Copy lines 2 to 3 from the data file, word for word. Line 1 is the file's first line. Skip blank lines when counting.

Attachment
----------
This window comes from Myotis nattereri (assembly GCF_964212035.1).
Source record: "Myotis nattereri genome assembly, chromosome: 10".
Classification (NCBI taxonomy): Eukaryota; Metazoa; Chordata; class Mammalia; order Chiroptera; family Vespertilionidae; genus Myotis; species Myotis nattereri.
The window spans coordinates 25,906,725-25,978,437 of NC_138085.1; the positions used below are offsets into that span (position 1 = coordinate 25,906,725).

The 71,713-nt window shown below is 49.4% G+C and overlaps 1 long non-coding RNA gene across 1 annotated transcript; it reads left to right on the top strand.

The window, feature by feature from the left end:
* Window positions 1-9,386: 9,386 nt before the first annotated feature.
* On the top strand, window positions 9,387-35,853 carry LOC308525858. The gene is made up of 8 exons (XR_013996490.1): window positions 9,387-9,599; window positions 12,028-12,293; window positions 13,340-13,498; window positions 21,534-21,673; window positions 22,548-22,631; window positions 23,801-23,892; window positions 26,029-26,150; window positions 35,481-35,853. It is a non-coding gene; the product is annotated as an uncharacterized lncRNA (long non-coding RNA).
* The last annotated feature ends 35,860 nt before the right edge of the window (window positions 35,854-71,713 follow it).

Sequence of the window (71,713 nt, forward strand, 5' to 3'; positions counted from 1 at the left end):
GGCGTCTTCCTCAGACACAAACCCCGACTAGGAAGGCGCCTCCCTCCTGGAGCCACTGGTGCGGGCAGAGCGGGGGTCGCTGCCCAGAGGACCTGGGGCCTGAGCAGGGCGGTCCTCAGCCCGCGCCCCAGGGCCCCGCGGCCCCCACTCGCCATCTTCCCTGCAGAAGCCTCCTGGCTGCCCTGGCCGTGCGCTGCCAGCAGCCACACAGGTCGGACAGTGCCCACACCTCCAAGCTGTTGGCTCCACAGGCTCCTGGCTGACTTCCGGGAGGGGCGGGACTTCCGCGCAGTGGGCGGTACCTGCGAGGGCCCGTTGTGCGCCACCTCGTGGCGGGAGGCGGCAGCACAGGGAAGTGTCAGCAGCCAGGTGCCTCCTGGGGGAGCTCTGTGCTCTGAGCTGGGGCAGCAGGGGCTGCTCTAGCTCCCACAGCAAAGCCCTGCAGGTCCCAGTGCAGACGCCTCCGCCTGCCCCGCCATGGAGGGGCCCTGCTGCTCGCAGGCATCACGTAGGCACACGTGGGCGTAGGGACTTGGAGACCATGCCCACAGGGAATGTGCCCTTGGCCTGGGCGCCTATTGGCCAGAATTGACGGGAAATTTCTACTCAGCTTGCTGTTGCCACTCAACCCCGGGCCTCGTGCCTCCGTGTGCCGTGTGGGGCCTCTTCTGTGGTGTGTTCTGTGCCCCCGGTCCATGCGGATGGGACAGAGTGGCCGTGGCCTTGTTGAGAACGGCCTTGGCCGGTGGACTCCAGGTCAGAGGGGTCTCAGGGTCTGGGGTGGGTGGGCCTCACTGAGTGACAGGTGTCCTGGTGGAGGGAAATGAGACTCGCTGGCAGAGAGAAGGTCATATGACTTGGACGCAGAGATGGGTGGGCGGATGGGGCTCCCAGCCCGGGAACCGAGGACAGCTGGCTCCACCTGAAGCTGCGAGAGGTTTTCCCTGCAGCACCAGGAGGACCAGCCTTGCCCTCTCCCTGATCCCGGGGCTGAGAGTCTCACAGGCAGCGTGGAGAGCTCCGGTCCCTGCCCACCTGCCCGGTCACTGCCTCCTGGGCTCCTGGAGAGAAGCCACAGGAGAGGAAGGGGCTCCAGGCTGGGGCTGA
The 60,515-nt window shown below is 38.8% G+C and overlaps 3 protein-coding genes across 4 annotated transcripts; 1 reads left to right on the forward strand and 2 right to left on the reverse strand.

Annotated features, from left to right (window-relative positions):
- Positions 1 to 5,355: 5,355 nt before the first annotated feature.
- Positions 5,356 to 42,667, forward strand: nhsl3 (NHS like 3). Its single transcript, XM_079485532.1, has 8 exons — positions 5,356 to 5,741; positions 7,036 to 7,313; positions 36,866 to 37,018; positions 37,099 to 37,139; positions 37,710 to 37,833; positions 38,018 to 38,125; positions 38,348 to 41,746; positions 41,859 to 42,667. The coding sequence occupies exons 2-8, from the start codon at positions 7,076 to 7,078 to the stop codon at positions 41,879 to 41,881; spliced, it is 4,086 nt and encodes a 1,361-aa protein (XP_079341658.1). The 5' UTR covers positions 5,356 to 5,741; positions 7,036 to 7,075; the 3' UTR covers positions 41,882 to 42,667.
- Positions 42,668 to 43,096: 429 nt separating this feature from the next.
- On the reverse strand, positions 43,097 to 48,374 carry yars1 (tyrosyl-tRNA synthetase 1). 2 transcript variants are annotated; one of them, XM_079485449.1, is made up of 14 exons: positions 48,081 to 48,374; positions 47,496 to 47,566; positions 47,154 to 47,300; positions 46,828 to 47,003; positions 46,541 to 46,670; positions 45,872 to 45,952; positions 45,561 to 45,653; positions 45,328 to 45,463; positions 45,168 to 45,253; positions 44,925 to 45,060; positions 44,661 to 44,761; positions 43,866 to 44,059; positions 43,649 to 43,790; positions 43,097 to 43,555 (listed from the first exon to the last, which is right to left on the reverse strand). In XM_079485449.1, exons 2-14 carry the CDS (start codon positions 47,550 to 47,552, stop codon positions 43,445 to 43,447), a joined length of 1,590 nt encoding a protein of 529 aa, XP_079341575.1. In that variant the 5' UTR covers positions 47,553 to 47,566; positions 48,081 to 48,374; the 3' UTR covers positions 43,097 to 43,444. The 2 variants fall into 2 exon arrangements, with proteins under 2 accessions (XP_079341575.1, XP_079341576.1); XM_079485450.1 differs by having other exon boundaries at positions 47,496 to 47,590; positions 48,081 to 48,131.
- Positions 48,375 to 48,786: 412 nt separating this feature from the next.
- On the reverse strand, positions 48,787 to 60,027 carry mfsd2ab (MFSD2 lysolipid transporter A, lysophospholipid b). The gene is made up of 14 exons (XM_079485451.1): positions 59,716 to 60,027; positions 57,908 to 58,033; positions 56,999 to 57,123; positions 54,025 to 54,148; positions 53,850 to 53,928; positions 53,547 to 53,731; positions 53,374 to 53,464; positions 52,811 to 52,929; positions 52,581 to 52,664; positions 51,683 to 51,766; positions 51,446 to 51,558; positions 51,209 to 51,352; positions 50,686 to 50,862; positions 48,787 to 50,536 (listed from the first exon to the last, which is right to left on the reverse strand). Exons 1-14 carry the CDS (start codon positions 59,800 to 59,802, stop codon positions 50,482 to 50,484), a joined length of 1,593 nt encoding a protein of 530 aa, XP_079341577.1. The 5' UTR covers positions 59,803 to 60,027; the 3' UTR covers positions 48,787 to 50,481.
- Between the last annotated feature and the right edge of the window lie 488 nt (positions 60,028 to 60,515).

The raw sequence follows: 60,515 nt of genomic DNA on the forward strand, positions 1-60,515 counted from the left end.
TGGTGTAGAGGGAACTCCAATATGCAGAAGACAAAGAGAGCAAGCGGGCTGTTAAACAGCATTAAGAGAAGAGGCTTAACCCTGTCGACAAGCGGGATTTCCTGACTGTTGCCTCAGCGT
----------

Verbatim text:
Source record: "Myotis nattereri genome assembly, chromosome: 10".
Classification (NCBI taxonomy): Eukaryota; Metazoa; Chordata; class Mammalia; order Chiroptera; family Vespertilionidae; genus Myotis; species Myotis nattereri.